Mind the numt: Finding informative mitochondrial markers in a giant grasshopper genome
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Pereira RJ, Ruiz-Ruano FJ, Thomas CJE, et al. Mind the numt: Finding informative mitochondrial markers in a giant grasshopper genome. J Zool Syst Evol Res. 2020;00:1–11. [https://doi.org/10.1111/jzs.12446]
SponsorshipH2020 Marie Sklodowska-Curie Actions 658706; Ministerio de Ciencia, Innovacion y Universidades PID2019-104952GB-I00/AEI/10.13039/501100011033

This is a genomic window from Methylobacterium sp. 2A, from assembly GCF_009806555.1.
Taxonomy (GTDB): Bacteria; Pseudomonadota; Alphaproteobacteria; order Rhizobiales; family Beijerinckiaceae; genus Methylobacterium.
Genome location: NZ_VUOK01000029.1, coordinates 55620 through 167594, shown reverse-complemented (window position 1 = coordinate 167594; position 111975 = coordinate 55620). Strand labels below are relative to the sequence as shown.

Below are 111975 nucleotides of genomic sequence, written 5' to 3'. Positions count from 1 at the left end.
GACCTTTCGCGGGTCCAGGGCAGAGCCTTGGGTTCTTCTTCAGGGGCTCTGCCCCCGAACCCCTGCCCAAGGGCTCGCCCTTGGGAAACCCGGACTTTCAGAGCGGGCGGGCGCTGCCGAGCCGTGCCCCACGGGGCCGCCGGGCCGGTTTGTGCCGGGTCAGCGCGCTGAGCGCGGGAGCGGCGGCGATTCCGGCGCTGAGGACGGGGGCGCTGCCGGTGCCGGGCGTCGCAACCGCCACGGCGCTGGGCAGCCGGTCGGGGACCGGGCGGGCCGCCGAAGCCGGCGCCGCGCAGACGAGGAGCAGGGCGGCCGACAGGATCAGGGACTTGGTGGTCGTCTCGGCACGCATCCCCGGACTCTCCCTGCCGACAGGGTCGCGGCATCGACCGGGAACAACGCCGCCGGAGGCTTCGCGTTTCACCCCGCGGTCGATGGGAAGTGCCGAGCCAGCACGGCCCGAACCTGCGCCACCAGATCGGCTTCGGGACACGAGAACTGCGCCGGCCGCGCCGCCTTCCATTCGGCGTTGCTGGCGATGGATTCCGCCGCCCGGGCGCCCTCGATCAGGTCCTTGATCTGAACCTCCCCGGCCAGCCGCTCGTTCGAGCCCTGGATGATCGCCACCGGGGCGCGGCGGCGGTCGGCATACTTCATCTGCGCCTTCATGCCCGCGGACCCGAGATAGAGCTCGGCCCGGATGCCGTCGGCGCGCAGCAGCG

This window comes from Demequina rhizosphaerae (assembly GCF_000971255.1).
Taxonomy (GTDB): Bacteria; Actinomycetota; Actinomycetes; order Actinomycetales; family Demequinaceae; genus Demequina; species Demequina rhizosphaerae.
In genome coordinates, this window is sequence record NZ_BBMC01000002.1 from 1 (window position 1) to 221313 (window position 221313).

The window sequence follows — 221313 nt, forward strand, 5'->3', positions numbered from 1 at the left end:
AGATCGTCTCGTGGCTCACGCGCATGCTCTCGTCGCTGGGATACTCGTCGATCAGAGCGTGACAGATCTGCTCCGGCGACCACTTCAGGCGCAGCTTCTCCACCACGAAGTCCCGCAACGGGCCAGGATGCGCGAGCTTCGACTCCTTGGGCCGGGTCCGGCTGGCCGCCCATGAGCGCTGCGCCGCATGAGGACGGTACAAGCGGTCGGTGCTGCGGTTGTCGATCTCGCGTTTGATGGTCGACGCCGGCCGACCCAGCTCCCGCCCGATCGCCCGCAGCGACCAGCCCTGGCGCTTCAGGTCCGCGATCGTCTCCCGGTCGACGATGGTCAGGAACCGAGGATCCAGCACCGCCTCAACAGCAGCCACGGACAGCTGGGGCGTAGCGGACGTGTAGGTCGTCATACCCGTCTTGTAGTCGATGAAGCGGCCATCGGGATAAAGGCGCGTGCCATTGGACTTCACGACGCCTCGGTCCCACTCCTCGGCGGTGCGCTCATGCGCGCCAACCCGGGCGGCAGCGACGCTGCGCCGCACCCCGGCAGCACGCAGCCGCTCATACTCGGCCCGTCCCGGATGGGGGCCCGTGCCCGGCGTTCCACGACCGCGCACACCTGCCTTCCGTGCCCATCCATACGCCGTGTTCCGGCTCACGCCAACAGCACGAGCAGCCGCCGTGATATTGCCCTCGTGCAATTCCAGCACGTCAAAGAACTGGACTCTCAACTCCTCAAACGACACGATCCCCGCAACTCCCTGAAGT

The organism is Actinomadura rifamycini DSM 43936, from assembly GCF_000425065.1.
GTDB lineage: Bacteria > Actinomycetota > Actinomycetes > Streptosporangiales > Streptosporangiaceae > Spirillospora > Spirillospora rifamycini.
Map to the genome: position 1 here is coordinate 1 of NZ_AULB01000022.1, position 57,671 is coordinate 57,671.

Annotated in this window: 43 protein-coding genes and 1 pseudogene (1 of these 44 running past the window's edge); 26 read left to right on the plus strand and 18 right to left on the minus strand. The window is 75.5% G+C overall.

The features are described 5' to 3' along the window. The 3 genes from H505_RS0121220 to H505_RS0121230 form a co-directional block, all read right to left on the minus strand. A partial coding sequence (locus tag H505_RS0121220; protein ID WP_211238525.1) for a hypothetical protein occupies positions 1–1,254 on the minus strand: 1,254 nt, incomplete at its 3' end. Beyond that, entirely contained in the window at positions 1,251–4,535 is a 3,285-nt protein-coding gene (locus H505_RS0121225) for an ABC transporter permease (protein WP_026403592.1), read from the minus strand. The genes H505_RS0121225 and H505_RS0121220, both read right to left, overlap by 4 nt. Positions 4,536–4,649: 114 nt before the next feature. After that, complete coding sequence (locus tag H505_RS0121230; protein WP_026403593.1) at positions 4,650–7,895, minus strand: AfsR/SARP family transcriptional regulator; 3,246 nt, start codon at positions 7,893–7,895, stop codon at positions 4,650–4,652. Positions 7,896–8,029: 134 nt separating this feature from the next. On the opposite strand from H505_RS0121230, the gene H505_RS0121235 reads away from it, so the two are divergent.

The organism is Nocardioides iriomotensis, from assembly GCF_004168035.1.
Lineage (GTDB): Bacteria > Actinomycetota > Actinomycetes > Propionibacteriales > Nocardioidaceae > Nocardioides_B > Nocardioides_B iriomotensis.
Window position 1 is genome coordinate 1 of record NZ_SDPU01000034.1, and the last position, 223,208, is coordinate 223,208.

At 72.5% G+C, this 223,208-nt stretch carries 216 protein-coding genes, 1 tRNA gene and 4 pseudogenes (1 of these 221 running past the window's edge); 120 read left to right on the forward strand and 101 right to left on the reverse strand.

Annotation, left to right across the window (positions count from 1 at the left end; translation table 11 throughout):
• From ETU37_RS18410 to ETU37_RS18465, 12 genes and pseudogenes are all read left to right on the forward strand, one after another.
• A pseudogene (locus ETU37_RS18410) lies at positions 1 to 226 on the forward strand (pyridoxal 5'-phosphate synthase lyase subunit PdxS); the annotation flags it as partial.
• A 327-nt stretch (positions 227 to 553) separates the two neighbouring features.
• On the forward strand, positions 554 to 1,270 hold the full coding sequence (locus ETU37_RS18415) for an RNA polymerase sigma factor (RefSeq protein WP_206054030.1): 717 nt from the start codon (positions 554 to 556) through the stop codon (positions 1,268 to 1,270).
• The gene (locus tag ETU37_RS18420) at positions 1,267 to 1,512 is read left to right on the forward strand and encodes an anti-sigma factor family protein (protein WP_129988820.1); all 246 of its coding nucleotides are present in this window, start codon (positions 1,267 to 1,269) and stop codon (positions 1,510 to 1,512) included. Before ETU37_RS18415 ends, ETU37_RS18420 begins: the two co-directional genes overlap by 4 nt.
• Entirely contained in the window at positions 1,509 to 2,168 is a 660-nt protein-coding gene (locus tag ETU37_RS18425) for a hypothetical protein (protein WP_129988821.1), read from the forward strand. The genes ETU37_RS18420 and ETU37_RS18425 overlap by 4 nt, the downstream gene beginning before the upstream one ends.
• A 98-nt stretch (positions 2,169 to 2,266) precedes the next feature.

The barcoding of the mitochondrial COX1 gene has been instrumental in cataloguing the tree of life, and in providing insights in the phylogeographic history of species. Yet, this strategy has encountered difficulties in major clades characterized by large genomes, which contain a high frequency of nuclear pseudogenes originating from the mitochondrial genome (numts). Here, we use the meadow grasshopper (Chorthippus parallelus), which possesses a giant genome of ~13 Gb, to identify mitochondrial genes that are underrepresented as numts, and test their use as informative phylogeographic markers. We recover the same full mitochondrial sequence using both whole genome and transcriptome sequencing, including functional protein‐coding genes and tRNAs. We show that a region of the mitogenome containing the COX1 gene, typically used in DNA barcoding, has disproportionally higher diversity and coverage than the rest of the mitogenome, consistent with multiple insertions of that region into the nuclear genome. By designing new markers in regions of less elevated diversity and coverage, we identify two mitochondrial genes that are less likely to be duplicated as numts. We show that, while these markers show high levels of incomplete lineage sorting between subspecies, as expected for mitochondrial genes, genetic variation reflects their phylogeographic history accurately. These findings allow us to identify useful mitochondrial markers for future studies in C. parallelus, an important biological system for evolutionary biology. More generally, this study exemplifies how non‐PCR‐based methods using next‐generation sequencing can be used to avoid numts in species characterized by large genomes, which have remained challenging to study in taxonomy and evolution.